One of John Furlong's pet peeves is IT employees who don't dress like their clients.
"Look at the way your clients are dressed. Make sure your IT organization matches them," says Furlong, managing director and CTO for UBS Global Asset Management. "That means in my organization in the investment room, guys tend to be in khakis or jeans or T-shirts, and that's great. But if you're in the sales organization, that's not the way to go. You want to be their peer."
The theme of getting more respect for IT was pervasive at this week's CIO Forum, a gathering of 300-plus CIOs and other high-level IT executives that takes place at sea aboard the Norwegian Dawn cruise ship sailing out of New York City.
Furlong says a key to making sure IT and business groups understand each other is rotating IT people in and out of the business groups. He cites his own experience of working in jobs on both sides of the fence during his 25 years in the financial-services industry (for example, he worked for IBM for 12 years and also headed technology development at Paine Webber).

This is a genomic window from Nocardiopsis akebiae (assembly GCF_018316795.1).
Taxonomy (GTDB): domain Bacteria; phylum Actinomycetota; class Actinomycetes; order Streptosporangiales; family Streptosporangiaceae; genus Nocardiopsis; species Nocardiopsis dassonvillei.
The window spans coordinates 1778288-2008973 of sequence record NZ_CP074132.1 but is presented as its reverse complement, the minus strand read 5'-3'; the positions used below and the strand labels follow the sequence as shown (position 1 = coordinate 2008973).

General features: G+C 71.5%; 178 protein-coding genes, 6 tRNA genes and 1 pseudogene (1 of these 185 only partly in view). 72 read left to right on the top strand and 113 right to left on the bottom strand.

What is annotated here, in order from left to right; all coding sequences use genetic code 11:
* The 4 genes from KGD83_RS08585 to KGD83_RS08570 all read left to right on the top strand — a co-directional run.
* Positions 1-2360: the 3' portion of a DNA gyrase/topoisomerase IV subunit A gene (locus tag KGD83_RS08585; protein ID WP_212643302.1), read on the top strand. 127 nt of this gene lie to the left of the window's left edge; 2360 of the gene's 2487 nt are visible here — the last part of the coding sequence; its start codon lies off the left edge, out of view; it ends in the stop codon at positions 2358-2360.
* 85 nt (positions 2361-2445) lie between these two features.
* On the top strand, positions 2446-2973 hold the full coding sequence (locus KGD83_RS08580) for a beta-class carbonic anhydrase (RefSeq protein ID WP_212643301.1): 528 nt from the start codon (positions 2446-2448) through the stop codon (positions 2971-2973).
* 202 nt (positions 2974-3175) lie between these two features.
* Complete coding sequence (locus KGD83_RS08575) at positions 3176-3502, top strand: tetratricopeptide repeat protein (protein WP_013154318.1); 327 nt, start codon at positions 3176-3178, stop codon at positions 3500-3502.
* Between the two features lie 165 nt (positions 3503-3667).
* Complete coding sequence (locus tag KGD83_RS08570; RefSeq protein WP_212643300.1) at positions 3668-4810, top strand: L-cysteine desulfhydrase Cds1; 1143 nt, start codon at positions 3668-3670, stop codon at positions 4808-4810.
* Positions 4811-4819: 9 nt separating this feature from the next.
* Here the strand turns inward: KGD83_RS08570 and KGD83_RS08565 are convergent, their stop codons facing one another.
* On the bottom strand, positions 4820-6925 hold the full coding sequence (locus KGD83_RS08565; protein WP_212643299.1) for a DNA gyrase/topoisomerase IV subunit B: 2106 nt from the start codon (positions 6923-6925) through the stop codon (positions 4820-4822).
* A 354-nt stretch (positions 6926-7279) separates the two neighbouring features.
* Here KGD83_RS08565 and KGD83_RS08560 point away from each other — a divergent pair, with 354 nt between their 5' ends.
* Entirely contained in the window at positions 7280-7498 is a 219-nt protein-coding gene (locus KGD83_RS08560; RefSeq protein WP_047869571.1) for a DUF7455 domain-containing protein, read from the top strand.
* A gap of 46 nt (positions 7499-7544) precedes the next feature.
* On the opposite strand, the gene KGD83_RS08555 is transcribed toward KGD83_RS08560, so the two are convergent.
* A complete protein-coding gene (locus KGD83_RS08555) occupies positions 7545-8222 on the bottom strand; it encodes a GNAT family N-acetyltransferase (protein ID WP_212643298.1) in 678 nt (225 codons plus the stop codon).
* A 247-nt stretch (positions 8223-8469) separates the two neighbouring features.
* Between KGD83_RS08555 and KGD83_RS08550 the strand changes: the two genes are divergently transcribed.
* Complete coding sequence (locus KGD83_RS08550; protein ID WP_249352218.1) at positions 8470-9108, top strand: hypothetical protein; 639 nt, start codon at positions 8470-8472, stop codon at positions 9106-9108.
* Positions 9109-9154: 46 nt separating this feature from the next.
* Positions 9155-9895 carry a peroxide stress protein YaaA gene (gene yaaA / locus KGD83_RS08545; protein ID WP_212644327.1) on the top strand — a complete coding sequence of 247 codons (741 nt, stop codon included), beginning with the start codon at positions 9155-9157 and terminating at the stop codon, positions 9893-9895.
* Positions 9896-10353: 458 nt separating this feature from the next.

"Cross-function job rotations are critical," Furlong says. "Make sure that your [high-potential] people are developing a sense of different parts of the business. . . . You wind up having a whole cadre of middle-level executives who know the IT organization and are able to discern strategy."
IT groups that don't brainstorm and work closely with the business side run the risk of simply becoming order takers, Furlong says.
Cathy Ellwood, who runs a job-rotation program at Nationwide Financial Services, says putting such a system in place isn't for "the faint of heart." It can take years to get such a program really up and running, she says, as you need to do everything from defining what you want employees to get experience in, to putting an infrastructure in place to make sure your day-to-day IT operations don't collapse when good employees rotate out. She cites an example of taking one of the insurance company's CFO potentials and putting him over the IT procurement area, which includes handling vendor contracts and driving costs out of IT infrastructure.
"It wasn't necessarily something that he aspired to do," she says. "On the other hand, he's going to bring a lot of discipline and training to that organization."
One dicey issue with job rotations is salary. Moving from IT to another group might ordinarily mean an increase or cut in pay to align with others in the group. That can be an issue with both the employee and the department, which might not want to pay the salary and benefits, says Ellwood, who reports to the CFO. "We made a decision that each business area or IT organization where people go will cover the expense," she says. "It's an investment in our future."